In 2010, reports surfaced that Iran has routinely provided bags of cash worth millions of dollars to buy loyalty in the government of former President Hamid Karzai.These days, Iran’s engagement in Afghanistan includes $3 billion in annual bilateral trade; playing host to over one million Afghan refugees, from which Iran supposedly recruits fighters to dispatch to the Taliban; building and financing Shia religious centers; supporting Afghan media institutions; bankrolling the campaigns of its preferred candidates in elections; and building roads that connect the Afghan province of Herat to the Iranian border. In 2006, Afghanistan opened its largest Iran-sponsored Shia mosque, which also houses an Islamic university. In 2010, reports surfaced that Iran has routinely provided bags of cash worth millions of dollars to buy loyalty in the government of former President Hamid Karzai. And in 2013, Iran and Afghanistan signed a strategic cooperation agreement aimed (on the Iranian side) at offsetting U.S. influence. The pact included important economic and security measures, including boosting bilateral cooperation on transit, investment, commercial, and educational exchanges, expanding tourism, fighting terrorism and cross-border drug trafficking, sharing intelligence, and conducting joint military exercises. The agreement also included calls for a number of trilateral dialogues that exclude the Taliban’s historical patron, Pakistan. According to leaked U.S. government cables, Iran even routinely urges the Afghan parliament to back anti-U.S. policies and to raise anti-U.S. talking points during parliamentary sessions to stir tensions. In private, Iran acknowledges its measured financial support for certain Afghan political parties and leaders.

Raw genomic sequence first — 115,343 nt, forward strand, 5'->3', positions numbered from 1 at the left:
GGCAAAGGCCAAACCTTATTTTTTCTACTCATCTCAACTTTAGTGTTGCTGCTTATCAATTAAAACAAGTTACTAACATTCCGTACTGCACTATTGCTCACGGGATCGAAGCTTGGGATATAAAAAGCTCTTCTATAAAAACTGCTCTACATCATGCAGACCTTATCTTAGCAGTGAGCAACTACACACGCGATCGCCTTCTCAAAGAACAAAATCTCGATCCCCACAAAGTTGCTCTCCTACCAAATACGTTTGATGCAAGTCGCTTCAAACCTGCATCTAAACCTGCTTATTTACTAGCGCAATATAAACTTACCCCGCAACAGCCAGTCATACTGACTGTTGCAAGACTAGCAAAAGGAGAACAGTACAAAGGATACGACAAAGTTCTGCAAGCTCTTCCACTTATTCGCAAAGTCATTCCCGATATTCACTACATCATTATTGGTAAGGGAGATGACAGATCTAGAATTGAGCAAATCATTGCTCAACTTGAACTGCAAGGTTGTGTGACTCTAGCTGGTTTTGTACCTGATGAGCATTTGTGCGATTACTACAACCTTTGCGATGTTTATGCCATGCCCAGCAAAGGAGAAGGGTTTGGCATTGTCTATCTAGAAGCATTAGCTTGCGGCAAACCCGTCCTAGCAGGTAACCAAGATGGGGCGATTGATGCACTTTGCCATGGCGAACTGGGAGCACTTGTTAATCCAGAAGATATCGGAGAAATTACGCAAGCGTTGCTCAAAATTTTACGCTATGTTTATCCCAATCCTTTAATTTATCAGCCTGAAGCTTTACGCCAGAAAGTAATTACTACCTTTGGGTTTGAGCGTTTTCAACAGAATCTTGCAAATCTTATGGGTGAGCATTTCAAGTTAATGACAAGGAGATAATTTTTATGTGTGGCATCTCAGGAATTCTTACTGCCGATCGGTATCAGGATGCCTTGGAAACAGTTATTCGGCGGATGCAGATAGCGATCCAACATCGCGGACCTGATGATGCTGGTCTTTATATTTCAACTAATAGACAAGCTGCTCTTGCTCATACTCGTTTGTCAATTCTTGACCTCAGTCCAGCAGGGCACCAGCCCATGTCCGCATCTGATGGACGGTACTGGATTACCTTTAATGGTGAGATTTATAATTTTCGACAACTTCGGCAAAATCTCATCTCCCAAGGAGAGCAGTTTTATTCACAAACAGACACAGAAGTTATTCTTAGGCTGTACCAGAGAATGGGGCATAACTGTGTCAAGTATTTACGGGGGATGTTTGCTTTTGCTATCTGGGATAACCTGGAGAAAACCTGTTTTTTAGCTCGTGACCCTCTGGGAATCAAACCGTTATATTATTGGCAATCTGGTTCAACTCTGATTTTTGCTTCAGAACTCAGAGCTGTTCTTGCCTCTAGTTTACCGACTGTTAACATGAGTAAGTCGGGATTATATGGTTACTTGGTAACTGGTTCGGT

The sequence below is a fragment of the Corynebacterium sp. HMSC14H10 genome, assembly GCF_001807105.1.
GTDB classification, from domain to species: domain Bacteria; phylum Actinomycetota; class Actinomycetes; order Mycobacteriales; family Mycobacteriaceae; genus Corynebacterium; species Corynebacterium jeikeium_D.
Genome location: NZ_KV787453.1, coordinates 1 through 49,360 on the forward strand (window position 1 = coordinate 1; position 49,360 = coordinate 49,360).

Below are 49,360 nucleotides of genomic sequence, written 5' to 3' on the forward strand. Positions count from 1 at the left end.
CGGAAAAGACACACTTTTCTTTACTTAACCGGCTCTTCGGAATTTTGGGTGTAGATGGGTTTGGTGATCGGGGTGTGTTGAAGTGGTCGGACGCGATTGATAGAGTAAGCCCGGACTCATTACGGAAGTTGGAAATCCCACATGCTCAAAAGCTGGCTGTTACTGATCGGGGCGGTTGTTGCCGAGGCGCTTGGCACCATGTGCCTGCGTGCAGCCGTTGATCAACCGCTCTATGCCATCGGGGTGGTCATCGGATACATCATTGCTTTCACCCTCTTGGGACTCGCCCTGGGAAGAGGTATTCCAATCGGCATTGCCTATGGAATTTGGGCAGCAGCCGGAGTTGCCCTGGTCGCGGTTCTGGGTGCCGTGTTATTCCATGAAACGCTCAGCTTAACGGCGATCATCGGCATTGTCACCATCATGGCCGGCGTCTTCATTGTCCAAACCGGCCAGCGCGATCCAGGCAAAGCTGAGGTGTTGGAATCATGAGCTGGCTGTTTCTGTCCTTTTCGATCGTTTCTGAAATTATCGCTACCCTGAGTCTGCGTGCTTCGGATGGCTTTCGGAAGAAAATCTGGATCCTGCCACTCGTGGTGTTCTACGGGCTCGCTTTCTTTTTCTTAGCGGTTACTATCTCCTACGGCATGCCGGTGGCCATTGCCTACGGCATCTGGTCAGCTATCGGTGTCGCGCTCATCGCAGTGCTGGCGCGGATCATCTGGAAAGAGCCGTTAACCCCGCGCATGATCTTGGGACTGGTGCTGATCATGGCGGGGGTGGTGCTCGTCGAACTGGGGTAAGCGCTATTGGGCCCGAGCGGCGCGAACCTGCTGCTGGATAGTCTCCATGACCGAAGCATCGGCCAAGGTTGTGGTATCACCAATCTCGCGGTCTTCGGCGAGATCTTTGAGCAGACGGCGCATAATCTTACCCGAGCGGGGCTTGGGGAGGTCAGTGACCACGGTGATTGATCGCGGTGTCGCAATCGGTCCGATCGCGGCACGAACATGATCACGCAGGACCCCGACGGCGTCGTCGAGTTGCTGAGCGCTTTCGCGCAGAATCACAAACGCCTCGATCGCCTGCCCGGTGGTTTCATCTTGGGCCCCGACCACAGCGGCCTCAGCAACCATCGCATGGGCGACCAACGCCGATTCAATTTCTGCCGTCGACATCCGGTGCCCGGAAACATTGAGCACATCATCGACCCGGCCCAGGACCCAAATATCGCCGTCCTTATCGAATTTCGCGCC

In all this meddling, one thing is clear: Iran’s primary goal is to balance against the United States. Iran staunchly opposed the U.S.-Afghan bilateral security agreement, signed last year, which allows the United States to maintain a smaller military footprint and bases in Afghanistan. Some of these will be near Iran’s border, which has raised red flags among Iranian hardliners. Although Iran would of course be opposed to the Taliban’s return to power, continued U.S. presence in the region has prompted the Iranian regime to find an alternative strategy, including embracing some Taliban groups, to ensure that Iran holds some sway over the Taliban should it someday reconcile with Afghan government.
Iran has established its own high-profile contacts with these factions. Although it is unknown which specific Taliban groups Iran backs, the regime’s principal point person in the Taliban appears to be Tayeb Agha. Once a low-level interpreter for the Taliban’s foreign ministry, Agha quickly jumped up the ranks after becoming a close confidante of Taliban’s leader, Mullah Omar, and is now purportedly in-charge of Taliban’s Qatar-based office. In 2007, Iran hosted him along with Taliban’s former deputy commerce minister at an Islamic Awakening conference organized by the supreme leader, Ali Khamenei, in Tehran. Since then, Iran has received at least two other Taliban delegations in Tehran—one in 2013 and another recently in May—both of which has reportedly been led by Agha. He has become closer to Iran over the years, leading to speculations that, at one point, he has sought refugee in Iran to escape arrest in Pakistan.